confess

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English[edit]

Etymology[edit]

From Middle English confessen, from Anglo-Norman confesser, from Old French confesser, from Medieval Latin confessō (I confess), a derivative of Latin confessus (Old French confés), past participle of cōnfiteor (I confess, I admit) from con- + fateor (I admit). Displaced Middle English andetten (to confess, admit) (from Old English andettan).

Pronunciation[edit]

Verb[edit]

confess (third-person singular simple present confesses, present participle confessing, simple past and past participle confessed)

  1. ​ To admit to the truth, particularly in the context of sins or crimes committed.
    People confess to anything under torture.
    • Shakespeare
      I never gave it him. Send for him hither, / And let him confess a truth.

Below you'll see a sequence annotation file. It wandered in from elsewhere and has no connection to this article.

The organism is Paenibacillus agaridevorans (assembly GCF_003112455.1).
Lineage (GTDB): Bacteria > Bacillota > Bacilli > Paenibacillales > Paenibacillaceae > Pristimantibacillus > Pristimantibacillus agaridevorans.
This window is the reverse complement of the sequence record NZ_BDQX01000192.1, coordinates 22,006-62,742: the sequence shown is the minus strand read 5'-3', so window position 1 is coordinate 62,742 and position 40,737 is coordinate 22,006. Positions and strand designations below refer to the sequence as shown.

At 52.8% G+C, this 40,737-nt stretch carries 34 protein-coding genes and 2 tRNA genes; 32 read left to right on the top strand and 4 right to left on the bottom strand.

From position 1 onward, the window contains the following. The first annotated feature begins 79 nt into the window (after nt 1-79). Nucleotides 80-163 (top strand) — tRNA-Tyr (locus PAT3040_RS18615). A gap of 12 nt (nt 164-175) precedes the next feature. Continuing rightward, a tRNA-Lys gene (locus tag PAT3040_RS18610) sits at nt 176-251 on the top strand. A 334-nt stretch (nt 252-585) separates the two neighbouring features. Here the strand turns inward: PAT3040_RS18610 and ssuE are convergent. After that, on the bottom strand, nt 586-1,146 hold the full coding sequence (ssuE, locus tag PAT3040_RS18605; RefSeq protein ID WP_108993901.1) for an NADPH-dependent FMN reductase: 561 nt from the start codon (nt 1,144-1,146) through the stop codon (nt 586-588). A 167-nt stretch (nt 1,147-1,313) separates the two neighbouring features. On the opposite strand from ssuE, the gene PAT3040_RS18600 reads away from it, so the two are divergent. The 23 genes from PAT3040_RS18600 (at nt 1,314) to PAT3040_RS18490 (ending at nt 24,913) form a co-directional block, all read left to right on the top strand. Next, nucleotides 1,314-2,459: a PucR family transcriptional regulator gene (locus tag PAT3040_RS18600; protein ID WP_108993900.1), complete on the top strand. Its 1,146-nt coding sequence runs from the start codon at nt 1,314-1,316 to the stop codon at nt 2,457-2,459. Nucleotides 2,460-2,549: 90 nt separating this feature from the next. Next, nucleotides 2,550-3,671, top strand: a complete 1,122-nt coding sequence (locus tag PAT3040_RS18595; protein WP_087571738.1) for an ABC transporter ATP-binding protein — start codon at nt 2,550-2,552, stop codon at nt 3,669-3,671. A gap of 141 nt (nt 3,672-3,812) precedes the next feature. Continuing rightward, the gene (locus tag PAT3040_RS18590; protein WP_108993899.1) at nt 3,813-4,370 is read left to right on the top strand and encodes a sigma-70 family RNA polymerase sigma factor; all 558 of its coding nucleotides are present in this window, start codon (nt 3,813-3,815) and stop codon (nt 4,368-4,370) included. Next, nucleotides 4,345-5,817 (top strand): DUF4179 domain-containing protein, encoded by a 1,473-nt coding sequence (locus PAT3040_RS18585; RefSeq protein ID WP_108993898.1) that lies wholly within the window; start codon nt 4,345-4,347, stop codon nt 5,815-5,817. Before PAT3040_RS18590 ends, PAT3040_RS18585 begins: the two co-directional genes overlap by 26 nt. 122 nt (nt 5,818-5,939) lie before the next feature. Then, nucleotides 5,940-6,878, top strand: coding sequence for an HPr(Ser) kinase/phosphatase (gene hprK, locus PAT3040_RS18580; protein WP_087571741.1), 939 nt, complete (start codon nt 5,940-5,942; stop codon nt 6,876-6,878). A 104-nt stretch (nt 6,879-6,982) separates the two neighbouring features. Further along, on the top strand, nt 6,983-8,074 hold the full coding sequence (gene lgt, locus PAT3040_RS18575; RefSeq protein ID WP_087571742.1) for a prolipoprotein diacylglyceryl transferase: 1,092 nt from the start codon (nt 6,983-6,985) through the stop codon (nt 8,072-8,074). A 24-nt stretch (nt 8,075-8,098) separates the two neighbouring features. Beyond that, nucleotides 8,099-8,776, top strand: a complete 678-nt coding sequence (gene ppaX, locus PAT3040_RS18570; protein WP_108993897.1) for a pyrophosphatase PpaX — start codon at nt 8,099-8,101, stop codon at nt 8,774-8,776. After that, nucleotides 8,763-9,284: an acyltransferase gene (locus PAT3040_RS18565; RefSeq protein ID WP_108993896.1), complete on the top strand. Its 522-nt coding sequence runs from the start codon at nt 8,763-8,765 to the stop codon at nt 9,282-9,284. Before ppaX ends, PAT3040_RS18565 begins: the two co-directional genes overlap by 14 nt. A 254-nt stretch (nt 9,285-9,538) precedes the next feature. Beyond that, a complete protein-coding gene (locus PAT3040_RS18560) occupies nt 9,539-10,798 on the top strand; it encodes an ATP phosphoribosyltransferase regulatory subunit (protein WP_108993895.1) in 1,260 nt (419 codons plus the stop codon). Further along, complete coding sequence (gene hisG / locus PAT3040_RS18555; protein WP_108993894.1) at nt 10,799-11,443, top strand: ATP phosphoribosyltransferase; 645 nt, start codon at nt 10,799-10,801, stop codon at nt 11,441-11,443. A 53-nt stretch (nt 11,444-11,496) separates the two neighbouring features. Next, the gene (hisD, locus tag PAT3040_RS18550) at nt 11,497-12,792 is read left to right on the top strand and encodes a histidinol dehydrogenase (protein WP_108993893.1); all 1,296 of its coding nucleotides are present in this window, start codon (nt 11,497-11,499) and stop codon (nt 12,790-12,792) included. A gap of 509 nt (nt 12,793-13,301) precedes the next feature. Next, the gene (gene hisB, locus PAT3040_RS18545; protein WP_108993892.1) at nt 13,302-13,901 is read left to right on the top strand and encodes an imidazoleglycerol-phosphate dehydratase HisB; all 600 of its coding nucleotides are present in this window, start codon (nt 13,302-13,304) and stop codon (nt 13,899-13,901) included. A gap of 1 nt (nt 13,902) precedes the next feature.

• Milton
      And there confess / Humbly our faults, and pardon beg.
    • Addison
      I must confess I was most pleased with a beautiful prospect that none of them have mentioned.
  2. To acknowledge faith in; to profess belief in.
    • Bible, Matthew x. 32
      Whosoever, therefore, shall confess me before men, him will I confess, also, before my Father which is in heaven.
    • Bible, Acts xxiii. 8
      For the Sadducees say that there is no resurrection, neither angel, nor spirit; but the Pharisees confess both.
  3. (religion) To unburden (oneself) of sins to a priest, in order to receive absolution.
    • Addison
      Our beautiful votary took an opportunity of confessing herself to this celebrated father.
  4. (religion) To hear or receive such a confession of sins from.
    • Ld. Berners
      He [] heard mass, and the prince, his son, with him, and the most part of his company were confessed.
  5. ​ To disclose or reveal.
    • Alexander Pope
      Tall thriving trees confessed the fruitful mould.

Related terms[edit]

Derived terms[edit]

Translations[edit]

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See also[edit]